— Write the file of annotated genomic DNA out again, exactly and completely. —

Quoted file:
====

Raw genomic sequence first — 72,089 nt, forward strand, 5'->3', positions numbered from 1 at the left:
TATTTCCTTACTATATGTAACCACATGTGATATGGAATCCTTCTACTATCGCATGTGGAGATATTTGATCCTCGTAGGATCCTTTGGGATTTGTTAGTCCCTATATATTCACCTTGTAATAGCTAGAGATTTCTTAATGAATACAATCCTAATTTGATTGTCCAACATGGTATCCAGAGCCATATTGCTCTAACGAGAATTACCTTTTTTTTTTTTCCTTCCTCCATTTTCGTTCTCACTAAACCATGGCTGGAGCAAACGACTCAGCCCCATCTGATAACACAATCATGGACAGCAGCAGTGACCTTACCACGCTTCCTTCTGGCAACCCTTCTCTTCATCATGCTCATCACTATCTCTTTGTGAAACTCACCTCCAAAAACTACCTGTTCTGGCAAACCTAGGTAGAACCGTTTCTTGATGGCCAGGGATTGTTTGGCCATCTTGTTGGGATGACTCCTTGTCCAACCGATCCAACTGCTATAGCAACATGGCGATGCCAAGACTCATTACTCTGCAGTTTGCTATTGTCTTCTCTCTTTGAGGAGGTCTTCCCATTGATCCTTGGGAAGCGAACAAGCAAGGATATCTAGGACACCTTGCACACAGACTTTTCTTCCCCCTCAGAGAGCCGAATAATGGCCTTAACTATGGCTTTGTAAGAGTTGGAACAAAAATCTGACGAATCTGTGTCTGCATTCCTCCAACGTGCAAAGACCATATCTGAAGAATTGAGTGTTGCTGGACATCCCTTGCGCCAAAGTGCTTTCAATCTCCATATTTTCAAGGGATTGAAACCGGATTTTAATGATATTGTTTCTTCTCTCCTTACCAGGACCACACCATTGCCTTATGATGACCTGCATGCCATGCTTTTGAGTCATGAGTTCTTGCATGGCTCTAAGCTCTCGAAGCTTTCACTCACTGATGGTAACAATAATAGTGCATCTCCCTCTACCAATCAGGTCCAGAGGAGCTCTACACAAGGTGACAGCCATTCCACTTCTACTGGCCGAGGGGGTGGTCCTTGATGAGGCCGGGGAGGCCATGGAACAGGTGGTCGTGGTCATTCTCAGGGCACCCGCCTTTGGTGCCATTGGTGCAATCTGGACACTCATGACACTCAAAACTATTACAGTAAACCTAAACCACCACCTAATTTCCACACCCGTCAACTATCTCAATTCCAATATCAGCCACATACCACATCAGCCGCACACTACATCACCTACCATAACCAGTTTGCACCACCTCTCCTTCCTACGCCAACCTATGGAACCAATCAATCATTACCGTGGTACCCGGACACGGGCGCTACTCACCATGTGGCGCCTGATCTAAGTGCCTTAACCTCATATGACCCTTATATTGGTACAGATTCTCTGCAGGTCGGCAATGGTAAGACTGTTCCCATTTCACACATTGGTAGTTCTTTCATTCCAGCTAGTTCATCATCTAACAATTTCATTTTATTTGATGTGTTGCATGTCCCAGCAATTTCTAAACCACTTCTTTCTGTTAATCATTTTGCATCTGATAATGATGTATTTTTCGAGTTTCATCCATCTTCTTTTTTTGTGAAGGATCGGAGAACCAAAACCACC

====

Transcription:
Raw genomic sequence first — 72,089 nt, forward strand, 5'->3', positions numbered from 1 at the left:
TATTTCCTTACTATATGTAACCACATGTGATATGGAATCCTTCTACTATCGCATGTGGAGATATTTGATCCTCGTAGGATCCTTTGGGATTTGTTAGTCCCTATATATTCACCTTGTAATAGCTAGAGATTTCTTAATGAATACAATCCTAATTTGATTGTCCAACATGGTATCCAGAGCCATATTGCTCTAACGAGAATTACCTTTTTTTTTTTTCCTTCCTCCATTTTCGTTCTCACTAAACCATGGCTGGAGCAAACGACTCAGCCCCATCTGATAACACAATCATGGACAGCAGCAGTGACCTTACCACGCTTCCTTCTGGCAACCCTTCTCTTCATCATGCTCATCACTATCTCTTTGTGAAACTCACCTCCAAAAACTACCTGTTCTGGCAAACCTAGGTAGAACCGTTTCTTGATGGCCAGGGATTGTTTGGCCATCTTGTTGGGATGACTCCTTGTCCAACCGATCCAACTGCTATAGCAACATGGCGATGCCAAGACTCATTACTCTGCAGTTTGCTATTGTCTTCTCTCTTTGAGGAGGTCTTCCCATTGATCCTTGGGAAGCGAACAAGCAAGGATATCTAGGACACCTTGCACACAGACTTTTCTTCCCCCTCAGAGAGCCGAATAATGGCCTTAACTATGGCTTTGTAAGAGTTGGAACAAAAATCTGACGAATCTGTGTCTGCATTCCTCCAACGTGCAAAGACCATATCTGAAGAATTGAGTGTTGCTGGACATCCCTTGCGCCAAAGTGCTTTCAATCTCCATATTTTCAAGGGATTGAAACCGGATTTTAATGATATTGTTTCTTCTCTCCTTACCAGGACCACACCATTGCCTTATGATGACCTGCATGCCATGCTTTTGAGTCATGAGTTCTTGCATGGCTCTAAGCTCTCGAAGCTTTCACTCACTGATGGTAACAATAATAGTGCATCTCCCTCTACCAATCAGGTCCAGAGGAGCTCTACACAAGGTGACAGCCATTCCACTTCTACTGGCCGAGGGGGTGGTCCTTGATGAGGCCGGGGAGGCCATGGAACAGGTGGTCGTGGTCATTCTCAGGGCACCCGCCTTTGGTGCCATTGGTGCAATCTGGACACTCATGACACTCAAAACTATTACAGTAAACCTAAACCACCACCTAATTTCCACACCCGTCAACTATCTCAATTCCAATATCAGCCACATACCACATCAGCCGCACACTACATCACCTACCATAACCAGTTTGCACCACCTCTCCTTCCTACGCCAACCTATGGAACCAATCAATCATTACCGTGGTACCCGGACACGGGCGCTACTCACCATGTGGCGCCTGATCTAAGTGCCTTAACCTCATATGACCCTTATATTGGTACAGATTCTCTGCAGGTCGGCAATGGTAAGACTGTTCCCATTTCACACATTGGTAGTTCTTTCATTCCAGCTAGTTCATCATCTAACAATTTCATTTTATTTGATGTGTTGCATGTCCCAGCAATTTCTAAACCACTTCTTTCTGTTAATCATTTTGCATCTGATAATGATGTATTTTTCGAGTTTCATCCATCTTCTTTTTTTGTGAAGGATCGGAGAACCAAAACCACC